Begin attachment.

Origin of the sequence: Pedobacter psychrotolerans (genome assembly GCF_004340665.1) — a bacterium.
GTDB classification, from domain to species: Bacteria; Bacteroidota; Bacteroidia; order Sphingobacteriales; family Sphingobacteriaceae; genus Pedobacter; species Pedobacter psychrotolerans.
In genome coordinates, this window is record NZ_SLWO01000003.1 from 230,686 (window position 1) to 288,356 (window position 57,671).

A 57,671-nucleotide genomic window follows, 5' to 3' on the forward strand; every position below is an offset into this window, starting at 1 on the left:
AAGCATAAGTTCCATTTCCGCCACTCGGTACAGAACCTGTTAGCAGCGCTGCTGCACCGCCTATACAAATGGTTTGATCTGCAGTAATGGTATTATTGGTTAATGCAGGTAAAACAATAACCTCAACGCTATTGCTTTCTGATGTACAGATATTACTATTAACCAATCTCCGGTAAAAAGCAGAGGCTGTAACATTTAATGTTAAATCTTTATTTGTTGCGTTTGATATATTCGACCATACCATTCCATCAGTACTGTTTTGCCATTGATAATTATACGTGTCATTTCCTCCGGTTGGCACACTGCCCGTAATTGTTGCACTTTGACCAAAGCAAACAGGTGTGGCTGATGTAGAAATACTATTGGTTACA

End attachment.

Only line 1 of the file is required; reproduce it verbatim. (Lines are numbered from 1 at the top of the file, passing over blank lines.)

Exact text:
Origin of the sequence: Pedobacter psychrotolerans (genome assembly GCF_004340665.1) — a bacterium.